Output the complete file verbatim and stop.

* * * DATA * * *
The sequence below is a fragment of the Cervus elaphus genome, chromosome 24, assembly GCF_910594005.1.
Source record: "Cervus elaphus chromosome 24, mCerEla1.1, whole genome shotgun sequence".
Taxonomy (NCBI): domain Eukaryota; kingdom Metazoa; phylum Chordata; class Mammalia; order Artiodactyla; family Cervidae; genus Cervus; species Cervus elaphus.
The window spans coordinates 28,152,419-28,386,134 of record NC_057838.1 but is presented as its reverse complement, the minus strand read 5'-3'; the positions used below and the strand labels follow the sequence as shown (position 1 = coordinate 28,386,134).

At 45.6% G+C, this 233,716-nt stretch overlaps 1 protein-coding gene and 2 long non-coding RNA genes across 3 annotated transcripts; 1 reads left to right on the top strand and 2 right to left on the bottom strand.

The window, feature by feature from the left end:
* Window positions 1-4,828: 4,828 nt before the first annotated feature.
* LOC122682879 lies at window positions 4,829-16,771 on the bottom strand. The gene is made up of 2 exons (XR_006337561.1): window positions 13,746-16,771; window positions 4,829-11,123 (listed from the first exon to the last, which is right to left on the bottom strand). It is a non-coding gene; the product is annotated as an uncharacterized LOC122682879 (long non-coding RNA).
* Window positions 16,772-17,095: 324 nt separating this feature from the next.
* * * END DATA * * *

The sequence below is a fragment of the Cervus elaphus genome, chromosome 24, assembly GCF_910594005.1.
Source record: "Cervus elaphus chromosome 24, mCerEla1.1, whole genome shotgun sequence".
Taxonomy (NCBI): domain Eukaryota; kingdom Metazoa; phylum Chordata; class Mammalia; order Artiodactyla; family Cervidae; genus Cervus; species Cervus elaphus.
The window spans coordinates 28,152,419-28,386,134 of record NC_057838.1 but is presented as its reverse complement, the minus strand read 5'-3'; the positions used below and the strand labels follow the sequence as shown (position 1 = coordinate 28,386,134).

At 45.6% G+C, this 233,716-nt stretch overlaps 1 protein-coding gene and 2 long non-coding RNA genes across 3 annotated transcripts; 1 reads left to right on the top strand and 2 right to left on the bottom strand.

The window, feature by feature from the left end:
* Window positions 1-4,828: 4,828 nt before the first annotated feature.
* LOC122682879 lies at window positions 4,829-16,771 on the bottom strand. The gene is made up of 2 exons (XR_006337561.1): window positions 13,746-16,771; window positions 4,829-11,123 (listed from the first exon to the last, which is right to left on the bottom strand). It is a non-coding gene; the product is annotated as an uncharacterized LOC122682879 (long non-coding RNA).
* Window positions 16,772-17,095: 324 nt separating this feature from the next.